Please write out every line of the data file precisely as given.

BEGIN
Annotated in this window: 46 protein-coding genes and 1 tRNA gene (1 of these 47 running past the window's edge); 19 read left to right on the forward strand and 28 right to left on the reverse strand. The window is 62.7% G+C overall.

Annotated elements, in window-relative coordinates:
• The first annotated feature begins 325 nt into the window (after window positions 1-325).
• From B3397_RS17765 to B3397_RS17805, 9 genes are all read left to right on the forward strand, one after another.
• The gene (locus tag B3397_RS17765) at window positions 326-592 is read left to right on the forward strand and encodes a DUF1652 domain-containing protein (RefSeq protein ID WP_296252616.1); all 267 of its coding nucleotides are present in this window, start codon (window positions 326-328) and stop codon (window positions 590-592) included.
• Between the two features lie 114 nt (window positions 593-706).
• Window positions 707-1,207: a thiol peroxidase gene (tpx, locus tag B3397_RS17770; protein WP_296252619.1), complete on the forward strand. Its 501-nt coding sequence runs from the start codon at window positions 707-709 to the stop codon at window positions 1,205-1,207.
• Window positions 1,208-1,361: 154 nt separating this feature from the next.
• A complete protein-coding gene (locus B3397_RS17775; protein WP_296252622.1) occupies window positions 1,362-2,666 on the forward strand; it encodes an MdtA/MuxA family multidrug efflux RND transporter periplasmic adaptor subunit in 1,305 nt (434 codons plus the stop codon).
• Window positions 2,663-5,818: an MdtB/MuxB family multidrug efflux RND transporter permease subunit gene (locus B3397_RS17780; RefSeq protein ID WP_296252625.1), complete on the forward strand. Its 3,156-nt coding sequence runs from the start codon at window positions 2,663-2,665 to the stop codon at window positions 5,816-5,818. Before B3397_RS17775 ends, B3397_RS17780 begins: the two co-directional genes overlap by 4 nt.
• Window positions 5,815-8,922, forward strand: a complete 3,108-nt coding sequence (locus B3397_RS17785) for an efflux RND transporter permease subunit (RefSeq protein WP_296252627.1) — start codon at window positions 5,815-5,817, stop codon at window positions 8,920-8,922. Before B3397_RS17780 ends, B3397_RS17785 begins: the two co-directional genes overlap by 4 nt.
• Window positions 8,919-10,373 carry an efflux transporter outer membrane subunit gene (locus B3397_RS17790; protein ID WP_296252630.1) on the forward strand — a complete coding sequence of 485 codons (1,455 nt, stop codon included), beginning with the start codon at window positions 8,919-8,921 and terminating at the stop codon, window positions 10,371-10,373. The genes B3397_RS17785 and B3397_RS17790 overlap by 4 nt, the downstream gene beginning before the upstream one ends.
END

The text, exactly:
Annotated in this window: 46 protein-coding genes and 1 tRNA gene (1 of these 47 running past the window's edge); 19 read left to right on the forward strand and 28 right to left on the reverse strand. The window is 62.7% G+C overall.

Annotated elements, in window-relative coordinates:
• The first annotated feature begins 325 nt into the window (after window positions 1-325).
• From B3397_RS17765 to B3397_RS17805, 9 genes are all read left to right on the forward strand, one after another.
• The gene (locus tag B3397_RS17765) at window positions 326-592 is read left to right on the forward strand and encodes a DUF1652 domain-containing protein (RefSeq protein ID WP_296252616.1); all 267 of its coding nucleotides are present in this window, start codon (window positions 326-328) and stop codon (window positions 590-592) included.
• Between the two features lie 114 nt (window positions 593-706).
• Window positions 707-1,207: a thiol peroxidase gene (tpx, locus tag B3397_RS17770; protein WP_296252619.1), complete on the forward strand. Its 501-nt coding sequence runs from the start codon at window positions 707-709 to the stop codon at window positions 1,205-1,207.
• Window positions 1,208-1,361: 154 nt separating this feature from the next.
• A complete protein-coding gene (locus B3397_RS17775; protein WP_296252622.1) occupies window positions 1,362-2,666 on the forward strand; it encodes an MdtA/MuxA family multidrug efflux RND transporter periplasmic adaptor subunit in 1,305 nt (434 codons plus the stop codon).
• Window positions 2,663-5,818: an MdtB/MuxB family multidrug efflux RND transporter permease subunit gene (locus B3397_RS17780; RefSeq protein ID WP_296252625.1), complete on the forward strand. Its 3,156-nt coding sequence runs from the start codon at window positions 2,663-2,665 to the stop codon at window positions 5,816-5,818. Before B3397_RS17775 ends, B3397_RS17780 begins: the two co-directional genes overlap by 4 nt.
• Window positions 5,815-8,922, forward strand: a complete 3,108-nt coding sequence (locus B3397_RS17785) for an efflux RND transporter permease subunit (RefSeq protein WP_296252627.1) — start codon at window positions 5,815-5,817, stop codon at window positions 8,920-8,922. Before B3397_RS17780 ends, B3397_RS17785 begins: the two co-directional genes overlap by 4 nt.
• Window positions 8,919-10,373 carry an efflux transporter outer membrane subunit gene (locus B3397_RS17790; protein ID WP_296252630.1) on the forward strand — a complete coding sequence of 485 codons (1,455 nt, stop codon included), beginning with the start codon at window positions 8,919-8,921 and terminating at the stop codon, window positions 10,371-10,373. The genes B3397_RS17785 and B3397_RS17790 overlap by 4 nt, the downstream gene beginning before the upstream one ends.